The Martial Law Period As I Experienced It
I was in 4th year college in September 1972 when the then President Ferdinand E. Marcos placed the entire Philippines under Martial Law to become an absolute dictator. In January 1981, he artificially lifted Martial Law but he continued his dictatorial rule until the People Power Revolution in February 1986 forced him out of Malacañang Palace and democracy was restored. That’s a total of more than thirteen (13) years of martial rule during which our nation was governed by a man who made the laws by himself and implement them as he wished.
I had an account of what happened in my personal life on the exact day that Martial Law was announced to be in effect but this is the first time I will write how it was to start a career one year after its imposition and build a family when the country was under dictatorship in my first decade as a husband and father. How was it to find a job those days, the salary, the chance for promotion, the cost of living, etc.? On this occasion of the 43rd anniversary of the declaration of Martial Law, I wish to declare that contrary to what some people are trying to portray those it was easy earning a living during the days under martial rule, it was not so.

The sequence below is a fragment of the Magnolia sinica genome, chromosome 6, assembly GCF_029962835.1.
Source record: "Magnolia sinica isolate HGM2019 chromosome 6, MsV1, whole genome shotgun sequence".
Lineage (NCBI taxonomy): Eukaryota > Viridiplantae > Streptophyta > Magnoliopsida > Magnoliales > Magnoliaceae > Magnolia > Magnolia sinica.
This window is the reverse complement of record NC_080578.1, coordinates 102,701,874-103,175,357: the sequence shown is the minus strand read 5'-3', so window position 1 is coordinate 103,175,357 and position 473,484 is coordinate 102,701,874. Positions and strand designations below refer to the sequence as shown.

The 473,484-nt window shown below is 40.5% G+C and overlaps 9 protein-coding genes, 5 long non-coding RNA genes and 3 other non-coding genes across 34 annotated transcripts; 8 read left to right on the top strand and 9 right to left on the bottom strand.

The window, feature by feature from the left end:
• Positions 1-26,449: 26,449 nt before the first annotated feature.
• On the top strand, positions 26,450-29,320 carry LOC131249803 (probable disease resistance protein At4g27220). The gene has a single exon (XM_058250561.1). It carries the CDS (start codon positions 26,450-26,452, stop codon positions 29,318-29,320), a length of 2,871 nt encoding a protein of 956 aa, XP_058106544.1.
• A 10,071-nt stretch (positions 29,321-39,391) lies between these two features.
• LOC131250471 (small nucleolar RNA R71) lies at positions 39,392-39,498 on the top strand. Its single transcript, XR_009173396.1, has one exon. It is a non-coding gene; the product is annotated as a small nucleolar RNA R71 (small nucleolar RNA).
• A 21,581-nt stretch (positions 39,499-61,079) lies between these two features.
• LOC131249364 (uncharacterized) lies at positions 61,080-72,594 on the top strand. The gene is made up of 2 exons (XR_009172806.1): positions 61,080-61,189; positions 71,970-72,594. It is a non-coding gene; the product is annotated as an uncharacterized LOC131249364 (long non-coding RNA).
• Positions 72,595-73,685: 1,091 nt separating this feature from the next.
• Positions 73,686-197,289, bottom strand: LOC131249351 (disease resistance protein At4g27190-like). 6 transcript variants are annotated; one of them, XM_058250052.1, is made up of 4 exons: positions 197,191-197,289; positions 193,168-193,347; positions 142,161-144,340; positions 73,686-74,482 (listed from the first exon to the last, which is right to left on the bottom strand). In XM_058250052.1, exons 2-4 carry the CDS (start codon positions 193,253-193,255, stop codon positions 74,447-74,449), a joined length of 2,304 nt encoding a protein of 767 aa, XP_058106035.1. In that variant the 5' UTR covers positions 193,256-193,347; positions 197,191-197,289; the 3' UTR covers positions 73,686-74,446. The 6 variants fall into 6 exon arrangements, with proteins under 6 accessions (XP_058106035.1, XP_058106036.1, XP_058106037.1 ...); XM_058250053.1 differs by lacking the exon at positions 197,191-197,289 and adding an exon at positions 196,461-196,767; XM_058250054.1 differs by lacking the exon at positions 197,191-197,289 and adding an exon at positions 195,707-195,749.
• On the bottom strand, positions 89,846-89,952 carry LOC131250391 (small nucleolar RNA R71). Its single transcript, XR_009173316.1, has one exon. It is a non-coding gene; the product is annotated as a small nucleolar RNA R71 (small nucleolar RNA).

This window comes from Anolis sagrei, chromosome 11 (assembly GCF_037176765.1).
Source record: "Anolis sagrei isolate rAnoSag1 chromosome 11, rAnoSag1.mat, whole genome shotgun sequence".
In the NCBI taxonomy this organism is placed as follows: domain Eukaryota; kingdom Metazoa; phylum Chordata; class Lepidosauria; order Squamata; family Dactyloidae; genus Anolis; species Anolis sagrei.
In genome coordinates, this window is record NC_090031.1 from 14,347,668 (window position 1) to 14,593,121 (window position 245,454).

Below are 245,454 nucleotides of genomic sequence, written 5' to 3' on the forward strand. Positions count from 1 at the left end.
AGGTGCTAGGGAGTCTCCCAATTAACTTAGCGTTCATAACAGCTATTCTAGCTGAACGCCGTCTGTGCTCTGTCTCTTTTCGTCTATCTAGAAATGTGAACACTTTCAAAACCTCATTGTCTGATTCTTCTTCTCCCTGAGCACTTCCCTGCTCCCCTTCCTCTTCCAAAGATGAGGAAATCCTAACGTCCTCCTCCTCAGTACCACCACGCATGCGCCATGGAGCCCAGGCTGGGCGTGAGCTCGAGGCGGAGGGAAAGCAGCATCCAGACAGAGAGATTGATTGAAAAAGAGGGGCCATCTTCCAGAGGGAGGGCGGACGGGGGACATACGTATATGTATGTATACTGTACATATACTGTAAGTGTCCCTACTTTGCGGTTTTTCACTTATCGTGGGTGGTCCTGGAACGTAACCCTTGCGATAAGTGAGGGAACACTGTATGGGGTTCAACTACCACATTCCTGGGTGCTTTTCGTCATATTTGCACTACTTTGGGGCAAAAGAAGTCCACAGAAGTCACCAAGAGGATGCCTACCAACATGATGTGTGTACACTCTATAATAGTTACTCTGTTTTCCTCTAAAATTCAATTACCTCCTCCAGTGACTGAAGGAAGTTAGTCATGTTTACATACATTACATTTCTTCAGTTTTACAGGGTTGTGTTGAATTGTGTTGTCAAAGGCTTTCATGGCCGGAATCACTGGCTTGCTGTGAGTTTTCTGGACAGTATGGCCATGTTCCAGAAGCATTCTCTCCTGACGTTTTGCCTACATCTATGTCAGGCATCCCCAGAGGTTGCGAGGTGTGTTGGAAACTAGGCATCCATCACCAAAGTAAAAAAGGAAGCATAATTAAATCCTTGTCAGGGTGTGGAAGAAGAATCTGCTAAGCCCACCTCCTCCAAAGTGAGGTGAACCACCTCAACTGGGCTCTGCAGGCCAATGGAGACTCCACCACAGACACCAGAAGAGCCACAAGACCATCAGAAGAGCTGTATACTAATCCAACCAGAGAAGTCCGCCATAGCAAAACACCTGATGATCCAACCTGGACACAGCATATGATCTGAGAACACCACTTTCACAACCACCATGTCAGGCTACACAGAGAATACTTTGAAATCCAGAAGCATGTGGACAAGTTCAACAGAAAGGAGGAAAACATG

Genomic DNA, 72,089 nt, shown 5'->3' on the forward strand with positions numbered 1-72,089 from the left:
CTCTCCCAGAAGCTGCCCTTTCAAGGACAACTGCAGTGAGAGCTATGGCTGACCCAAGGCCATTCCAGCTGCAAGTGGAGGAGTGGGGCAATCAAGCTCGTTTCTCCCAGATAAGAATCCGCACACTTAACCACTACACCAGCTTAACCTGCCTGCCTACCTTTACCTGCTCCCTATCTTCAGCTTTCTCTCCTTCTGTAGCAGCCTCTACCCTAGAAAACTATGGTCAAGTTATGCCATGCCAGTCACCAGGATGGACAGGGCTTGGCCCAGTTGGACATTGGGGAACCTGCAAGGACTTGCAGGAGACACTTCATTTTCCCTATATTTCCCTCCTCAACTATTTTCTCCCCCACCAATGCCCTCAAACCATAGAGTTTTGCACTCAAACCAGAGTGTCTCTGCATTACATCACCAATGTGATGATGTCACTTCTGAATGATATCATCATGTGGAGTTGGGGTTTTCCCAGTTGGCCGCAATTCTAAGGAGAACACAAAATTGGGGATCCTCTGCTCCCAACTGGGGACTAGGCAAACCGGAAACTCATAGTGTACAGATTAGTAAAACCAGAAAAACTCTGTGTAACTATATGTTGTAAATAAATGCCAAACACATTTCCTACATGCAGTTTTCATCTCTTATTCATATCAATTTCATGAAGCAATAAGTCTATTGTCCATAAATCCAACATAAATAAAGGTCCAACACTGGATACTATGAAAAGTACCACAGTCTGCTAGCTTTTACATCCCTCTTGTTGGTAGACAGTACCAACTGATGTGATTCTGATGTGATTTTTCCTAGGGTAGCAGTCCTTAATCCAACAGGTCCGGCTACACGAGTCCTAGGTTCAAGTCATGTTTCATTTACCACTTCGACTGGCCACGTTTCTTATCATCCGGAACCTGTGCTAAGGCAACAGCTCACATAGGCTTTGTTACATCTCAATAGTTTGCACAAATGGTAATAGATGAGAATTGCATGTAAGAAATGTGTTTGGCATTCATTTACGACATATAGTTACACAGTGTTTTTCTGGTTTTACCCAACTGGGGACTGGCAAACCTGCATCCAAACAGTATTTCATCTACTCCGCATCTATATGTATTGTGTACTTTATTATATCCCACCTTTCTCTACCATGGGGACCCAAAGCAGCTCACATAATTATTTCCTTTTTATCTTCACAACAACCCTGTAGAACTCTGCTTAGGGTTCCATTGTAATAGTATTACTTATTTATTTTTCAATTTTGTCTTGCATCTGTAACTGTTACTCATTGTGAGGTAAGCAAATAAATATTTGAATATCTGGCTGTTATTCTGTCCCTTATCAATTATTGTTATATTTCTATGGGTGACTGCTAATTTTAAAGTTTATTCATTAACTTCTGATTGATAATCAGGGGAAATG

As a graduate of a not-so-common college degree, I did not find it so hard looking for a job. I landed a technical position in a semi-integrated steel mill with a salary that was double the minimum wage in those days. I was already enjoying my job as a Research and Development (R&D) Engineer when my services was terminated before the end of my probationary status. The reason was not that I was not qualified to be a regular employee. All of us with probationary employment status were terminated because the expected volume of orders did not came in.
I was lucky to be recalled two (2) months after the lay-off. I did look for another job in those 2 months but there was not that much employment opportunities in those days. Some of my co-graduates of Metallurgical Engineering course took the challenge of careers in sales and marketing due to lack of openings on technical positions. I stayed in that metal manufacturing company for three (3) years without getting promoted though occupying lateral positions made me get salary increases to earn enough for my new family’s expenses.
After three-year stay in my first employment in an entity that was classified as a crony corporation because its owners were closed friends of the dictator and eighty (80%) percent of its sales was to the government, I had to accept a job offer by a competitor company. My stint with the second metal company did not last a year because business was so uncertain in those days, the company had to close shop to avoid further losses in its operations. Businesses not connected with the people in power during Martial Law were similarly situated. Only the so-called crony corporations flourished and I counted five more employers before the end of dictatorial regime in 1986.